Lux "Showboat" Alarm Clock

Discussion in 'Clock Repair' started by Dave T, Jul 5, 2018.

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  1. Dave T

    Dave T Registered User
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    I need to remove the movement from the case. First question is, how do I remove the knob on top which activates the alarm. I think it's press fit, but want to be sure.
    Lux Waterbury Conn.jpg
     
  2. John P

    John P Registered User
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    Dave does it unscrew?
     
  3. Dave T

    Dave T Registered User
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    Basically, that's my question. Does it unscrew or pull off? I don't see any exposed threads.
     
  4. Uhralt

    Uhralt Registered User
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    Are you sure it needs to be removed? Sometimes the button just pushes on a lever beneath it and doesn't have to (or cannot) be removed. Others who know this clock may have the answer.

    Uhralt
     
  5. Dave T

    Dave T Registered User
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    Thanks for the interest. No, I'm not sure. This is the first clock of this type I've seen. I did remove the two small nuts on the back of the case and the bottom of the movement will slip out, I'm sure, but I was afraid to try and remove the top portion. Maybe with this info, I'll get a little more aggressive. Just don't want to ruin it before I get started.

    I can't find any examples of pictures of the movement itself.
     
  6. Dave T

    Dave T Registered User
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    Okay Uhralt, you're my hero. It doesn't need to come off, (alarm knob).

    Now to figure out how to get this thing apart. Look at the posts!
    Lux 1Waterbury Conn.jpg Lux 2Waterbury Conn.jpg
     
  7. Uhralt

    Uhralt Registered User
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    Great! First, remove the balance wheel and let down the mainspring.With flat pliers ( parallel jaw pliers would be best) push the sticking out ends of the posts together until they stand up vertically. Then the top plate can be removed. Service the movement as usual. When you have it put back together, bend the sticking out post ends outwards again to secure the plate. This repair can be done only a limited number of times until the post ends break but you should be good for several years. Just make sure that everything is in place and looks good before bending the post ends back.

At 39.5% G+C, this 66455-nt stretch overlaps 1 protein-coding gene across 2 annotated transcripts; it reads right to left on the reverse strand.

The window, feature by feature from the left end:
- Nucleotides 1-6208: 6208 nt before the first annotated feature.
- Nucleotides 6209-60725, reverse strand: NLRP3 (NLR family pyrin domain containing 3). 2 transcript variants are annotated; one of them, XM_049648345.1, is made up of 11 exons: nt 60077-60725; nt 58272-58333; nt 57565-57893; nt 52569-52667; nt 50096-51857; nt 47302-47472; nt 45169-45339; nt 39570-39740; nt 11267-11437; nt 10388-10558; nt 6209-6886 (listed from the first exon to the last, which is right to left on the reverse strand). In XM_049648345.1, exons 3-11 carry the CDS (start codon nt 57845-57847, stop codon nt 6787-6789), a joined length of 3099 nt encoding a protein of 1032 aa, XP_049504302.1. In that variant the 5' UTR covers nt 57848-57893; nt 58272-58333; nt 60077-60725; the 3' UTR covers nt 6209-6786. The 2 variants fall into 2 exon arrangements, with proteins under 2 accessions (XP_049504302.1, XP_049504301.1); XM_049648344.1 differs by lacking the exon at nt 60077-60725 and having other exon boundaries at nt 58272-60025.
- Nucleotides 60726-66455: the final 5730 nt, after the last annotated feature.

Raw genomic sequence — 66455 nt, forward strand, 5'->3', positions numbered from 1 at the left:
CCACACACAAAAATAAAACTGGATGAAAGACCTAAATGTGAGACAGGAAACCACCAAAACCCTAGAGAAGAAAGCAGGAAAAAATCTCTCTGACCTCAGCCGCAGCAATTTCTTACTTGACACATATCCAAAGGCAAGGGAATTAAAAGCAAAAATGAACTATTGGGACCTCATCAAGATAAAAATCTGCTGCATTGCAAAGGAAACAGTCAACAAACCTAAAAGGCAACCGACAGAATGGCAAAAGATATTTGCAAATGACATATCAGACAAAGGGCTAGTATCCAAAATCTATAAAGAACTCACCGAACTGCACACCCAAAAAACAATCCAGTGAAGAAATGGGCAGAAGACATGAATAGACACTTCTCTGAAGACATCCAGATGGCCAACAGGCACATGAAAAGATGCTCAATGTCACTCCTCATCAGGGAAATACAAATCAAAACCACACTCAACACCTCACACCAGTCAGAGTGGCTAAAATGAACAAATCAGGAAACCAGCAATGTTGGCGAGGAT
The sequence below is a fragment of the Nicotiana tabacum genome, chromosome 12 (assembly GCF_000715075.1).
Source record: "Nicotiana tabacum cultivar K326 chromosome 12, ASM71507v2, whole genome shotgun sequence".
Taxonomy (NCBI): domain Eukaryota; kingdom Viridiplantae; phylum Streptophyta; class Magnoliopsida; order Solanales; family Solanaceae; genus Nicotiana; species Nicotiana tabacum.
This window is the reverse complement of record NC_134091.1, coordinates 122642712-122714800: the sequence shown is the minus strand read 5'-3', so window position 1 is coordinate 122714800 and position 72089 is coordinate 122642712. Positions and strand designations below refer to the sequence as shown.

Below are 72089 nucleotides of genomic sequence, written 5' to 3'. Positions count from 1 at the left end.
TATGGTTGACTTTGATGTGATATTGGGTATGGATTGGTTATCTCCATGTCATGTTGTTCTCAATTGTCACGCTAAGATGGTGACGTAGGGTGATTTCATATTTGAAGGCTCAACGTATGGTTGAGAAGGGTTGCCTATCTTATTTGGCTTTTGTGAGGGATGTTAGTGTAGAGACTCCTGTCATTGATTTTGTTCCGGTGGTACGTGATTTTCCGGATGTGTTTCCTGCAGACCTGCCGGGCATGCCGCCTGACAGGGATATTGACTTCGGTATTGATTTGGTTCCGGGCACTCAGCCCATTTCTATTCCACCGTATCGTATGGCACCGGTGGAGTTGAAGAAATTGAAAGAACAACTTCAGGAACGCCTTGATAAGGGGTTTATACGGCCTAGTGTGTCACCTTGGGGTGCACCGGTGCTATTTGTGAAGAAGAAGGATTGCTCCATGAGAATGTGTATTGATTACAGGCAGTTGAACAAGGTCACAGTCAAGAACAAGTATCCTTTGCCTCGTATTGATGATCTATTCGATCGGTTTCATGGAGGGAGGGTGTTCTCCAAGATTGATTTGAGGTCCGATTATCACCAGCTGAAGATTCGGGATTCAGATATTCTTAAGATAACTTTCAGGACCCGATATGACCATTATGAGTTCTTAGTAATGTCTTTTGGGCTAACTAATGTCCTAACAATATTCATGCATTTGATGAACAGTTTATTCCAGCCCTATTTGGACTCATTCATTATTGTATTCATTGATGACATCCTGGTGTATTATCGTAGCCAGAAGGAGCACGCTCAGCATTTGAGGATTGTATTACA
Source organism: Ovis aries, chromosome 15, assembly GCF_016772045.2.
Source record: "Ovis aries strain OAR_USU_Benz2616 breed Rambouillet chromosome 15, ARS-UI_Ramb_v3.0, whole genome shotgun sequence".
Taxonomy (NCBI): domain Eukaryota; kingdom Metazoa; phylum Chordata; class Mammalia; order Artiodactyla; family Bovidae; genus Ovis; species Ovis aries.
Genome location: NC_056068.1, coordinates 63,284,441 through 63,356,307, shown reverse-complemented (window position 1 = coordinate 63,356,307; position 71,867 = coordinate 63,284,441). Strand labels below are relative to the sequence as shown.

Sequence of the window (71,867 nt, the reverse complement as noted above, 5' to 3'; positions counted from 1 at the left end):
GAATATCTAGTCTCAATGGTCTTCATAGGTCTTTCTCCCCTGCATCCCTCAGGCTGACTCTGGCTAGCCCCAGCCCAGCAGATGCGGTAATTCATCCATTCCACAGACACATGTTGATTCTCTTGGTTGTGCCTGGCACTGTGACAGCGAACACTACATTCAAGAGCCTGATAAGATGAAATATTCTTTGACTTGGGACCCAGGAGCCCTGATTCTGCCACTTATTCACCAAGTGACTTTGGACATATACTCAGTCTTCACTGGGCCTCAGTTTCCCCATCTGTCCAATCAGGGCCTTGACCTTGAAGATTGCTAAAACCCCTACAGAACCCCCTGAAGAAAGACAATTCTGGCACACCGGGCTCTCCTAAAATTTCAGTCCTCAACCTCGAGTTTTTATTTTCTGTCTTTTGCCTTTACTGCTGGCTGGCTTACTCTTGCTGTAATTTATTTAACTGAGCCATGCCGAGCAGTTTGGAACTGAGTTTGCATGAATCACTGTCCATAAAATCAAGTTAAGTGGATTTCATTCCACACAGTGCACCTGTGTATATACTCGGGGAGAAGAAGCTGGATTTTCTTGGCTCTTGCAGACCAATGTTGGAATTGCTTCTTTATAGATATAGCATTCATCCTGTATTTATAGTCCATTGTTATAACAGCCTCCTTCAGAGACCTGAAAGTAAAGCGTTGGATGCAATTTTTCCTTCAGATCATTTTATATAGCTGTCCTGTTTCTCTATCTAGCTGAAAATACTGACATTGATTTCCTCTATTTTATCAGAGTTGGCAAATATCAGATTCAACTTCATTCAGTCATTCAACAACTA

Uhralt
     
  8. Dave T

    Dave T Registered User
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    Well, it doesn't look like it's ever been serviced. That's a good thing. I have noticed however that those flat steel "posts" are different on the front plate. They terminate in an oblong tab that fits flush in the frame, with no outward tabs as on the back side. Similar to the way the upright posts are seated in a Morbier. As if it's meant to be torn down by removing the front plate. But the must be pressed in tight, otherwise what holds it together?
    There are no screws in this clock!
     
  9. Uhralt

    Uhralt Registered User
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    It's hard to see in the pictures but I think on the front side the posts are riveted in. In that case you need to remove the back plate as described. I have a Lux "Measuring Tape" clock with a similar movement (minus the alarm) and this is how I did it. I guess these clocks were not made to be repaired but it can be done!

    Uhralt
     
  10. Dave T

    Dave T Registered User
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    You are correct! I found a youtube video of a teardown and repair of a measuring tape clock.

    I'm sure it's the same basic movement. I think I'll go for it. I did oil it, and it's been running all afternoon, but is real dirty, and the balance is sluggish.
     
  11. Uhralt

    Uhralt Registered User
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    I didn't hear any sound on the video but the similarity is clear and it seems to show what needs to be done to take the movement apart. When you clean the movement, peg out the balance wheel cones very carefully, they are probably the main cause for the sluggish action.
    Good luck,
    Uhralt
     
  12. Dave T

    Dave T Registered User
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    The video has no sound on youtube either! The only thing I'm looking for is how to remove the alarm set hand. It's stuck pretty tight. Are there any secrets here. Or do I need to use a little more force?